Thursday, August 02, 2007

The pure and calm friendship that reading is

From Marcel Proust, On Reading, trans. and ed. Jean Autret and William Burford:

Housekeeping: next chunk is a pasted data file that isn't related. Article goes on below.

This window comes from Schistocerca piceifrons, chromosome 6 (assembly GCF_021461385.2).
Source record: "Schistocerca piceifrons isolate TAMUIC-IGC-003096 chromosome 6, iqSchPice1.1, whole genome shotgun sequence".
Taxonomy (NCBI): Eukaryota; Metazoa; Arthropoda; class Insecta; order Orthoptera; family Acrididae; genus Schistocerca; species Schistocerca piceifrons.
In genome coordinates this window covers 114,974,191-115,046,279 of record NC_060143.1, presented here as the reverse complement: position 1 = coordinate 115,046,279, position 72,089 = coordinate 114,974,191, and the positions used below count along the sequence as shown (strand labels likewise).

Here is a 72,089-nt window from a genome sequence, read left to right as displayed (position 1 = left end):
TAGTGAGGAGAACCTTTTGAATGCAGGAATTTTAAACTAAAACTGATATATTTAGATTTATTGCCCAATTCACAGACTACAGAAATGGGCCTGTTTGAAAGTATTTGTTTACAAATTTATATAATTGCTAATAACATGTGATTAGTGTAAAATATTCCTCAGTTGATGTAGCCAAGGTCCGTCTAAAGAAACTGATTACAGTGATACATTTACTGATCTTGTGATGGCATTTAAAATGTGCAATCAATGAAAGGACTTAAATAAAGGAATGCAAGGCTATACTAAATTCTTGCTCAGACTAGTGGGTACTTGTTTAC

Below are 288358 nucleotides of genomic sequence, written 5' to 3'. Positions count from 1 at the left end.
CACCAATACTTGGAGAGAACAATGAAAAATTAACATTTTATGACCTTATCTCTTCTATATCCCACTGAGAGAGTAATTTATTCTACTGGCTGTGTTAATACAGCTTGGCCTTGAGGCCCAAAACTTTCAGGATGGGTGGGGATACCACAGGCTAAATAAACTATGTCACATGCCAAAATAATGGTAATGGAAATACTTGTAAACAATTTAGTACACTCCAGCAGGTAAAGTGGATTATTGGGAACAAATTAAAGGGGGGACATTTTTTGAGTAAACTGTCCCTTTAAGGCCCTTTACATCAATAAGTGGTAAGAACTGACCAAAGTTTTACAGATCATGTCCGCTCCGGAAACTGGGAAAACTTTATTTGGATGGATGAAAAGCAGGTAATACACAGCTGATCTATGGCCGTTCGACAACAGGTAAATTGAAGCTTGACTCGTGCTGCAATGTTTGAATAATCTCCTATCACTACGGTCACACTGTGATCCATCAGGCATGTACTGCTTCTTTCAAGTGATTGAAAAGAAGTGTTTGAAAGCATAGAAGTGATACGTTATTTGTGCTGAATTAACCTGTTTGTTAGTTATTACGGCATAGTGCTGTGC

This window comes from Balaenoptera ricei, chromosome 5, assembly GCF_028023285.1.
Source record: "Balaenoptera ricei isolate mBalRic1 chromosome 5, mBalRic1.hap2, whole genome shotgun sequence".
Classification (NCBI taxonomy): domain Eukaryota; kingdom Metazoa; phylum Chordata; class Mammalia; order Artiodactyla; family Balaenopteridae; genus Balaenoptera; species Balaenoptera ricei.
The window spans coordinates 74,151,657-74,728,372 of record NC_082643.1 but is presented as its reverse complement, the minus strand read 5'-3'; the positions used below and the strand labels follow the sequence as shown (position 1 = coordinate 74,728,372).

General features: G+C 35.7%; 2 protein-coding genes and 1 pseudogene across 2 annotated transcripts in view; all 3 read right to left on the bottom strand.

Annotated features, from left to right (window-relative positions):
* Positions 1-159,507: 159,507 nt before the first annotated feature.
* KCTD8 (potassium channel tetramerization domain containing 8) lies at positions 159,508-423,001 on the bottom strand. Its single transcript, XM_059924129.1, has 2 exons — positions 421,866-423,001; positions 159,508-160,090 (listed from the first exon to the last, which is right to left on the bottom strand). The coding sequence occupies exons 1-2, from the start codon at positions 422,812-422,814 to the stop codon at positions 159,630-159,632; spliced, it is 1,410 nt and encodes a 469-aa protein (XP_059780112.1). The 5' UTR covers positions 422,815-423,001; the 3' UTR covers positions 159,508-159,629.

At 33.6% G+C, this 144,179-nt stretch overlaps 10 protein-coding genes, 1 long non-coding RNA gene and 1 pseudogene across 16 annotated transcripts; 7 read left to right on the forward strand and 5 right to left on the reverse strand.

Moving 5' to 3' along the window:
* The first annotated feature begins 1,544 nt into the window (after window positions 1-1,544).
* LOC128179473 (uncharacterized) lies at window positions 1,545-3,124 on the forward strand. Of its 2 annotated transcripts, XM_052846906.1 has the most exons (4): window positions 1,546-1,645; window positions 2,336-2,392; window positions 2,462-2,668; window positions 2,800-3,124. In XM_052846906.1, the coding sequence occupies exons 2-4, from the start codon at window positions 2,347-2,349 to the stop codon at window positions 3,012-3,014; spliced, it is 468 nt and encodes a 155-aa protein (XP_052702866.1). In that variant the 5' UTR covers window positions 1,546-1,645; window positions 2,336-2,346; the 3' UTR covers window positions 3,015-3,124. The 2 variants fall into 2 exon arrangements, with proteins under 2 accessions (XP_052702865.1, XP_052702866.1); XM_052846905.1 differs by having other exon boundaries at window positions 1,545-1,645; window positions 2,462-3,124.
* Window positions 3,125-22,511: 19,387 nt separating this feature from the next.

No doubt friendship, friendship for individuals, is a frivolous thing, and reading is a friendship. But at least it is a sincere friendship, and the fact that it is directed to one who is dead, who is absent, gives it something disinterested, almost moving. It is, moreover, a friendship unencumbered with all that makes up the ugliness of other kinds. Since we are all, we the living, only the dead who have not yet assumed our roles, all these compliments, all these greetings in the hall which we call deference, gratitude, devotion, and in which we mingle so many lies, are sterile and tiresome. Furthermore--from our first relations of sympathy, of admiration, of gratitude--the first words we speak, the first letters we we write, weave around us the initial threads of a web of habits, of a veritable manner of being from which we can no longer extricate ourselves in ensuing friendships, without reckoning that during that time the excessive words we have spoken remain like debts which we have to pay, or which we will pay still more dearly all our life with the remorse of having let ourselves refuse them. In reading, friendship is suddenly brought back to its first purity. With books, no amiability. These friends, if we spend an evening with them, it is truly because we desire them. In their case, at least, we leave often only with regret. And with none of those thoughts, when we have left, that spoil friendship: What did they think of us? Didn't we lack tact? Did we please?--and the fear of being forgotten for another. All these agitations of friendship come to an end at the threshold of that pure and calm friendship that reading is.

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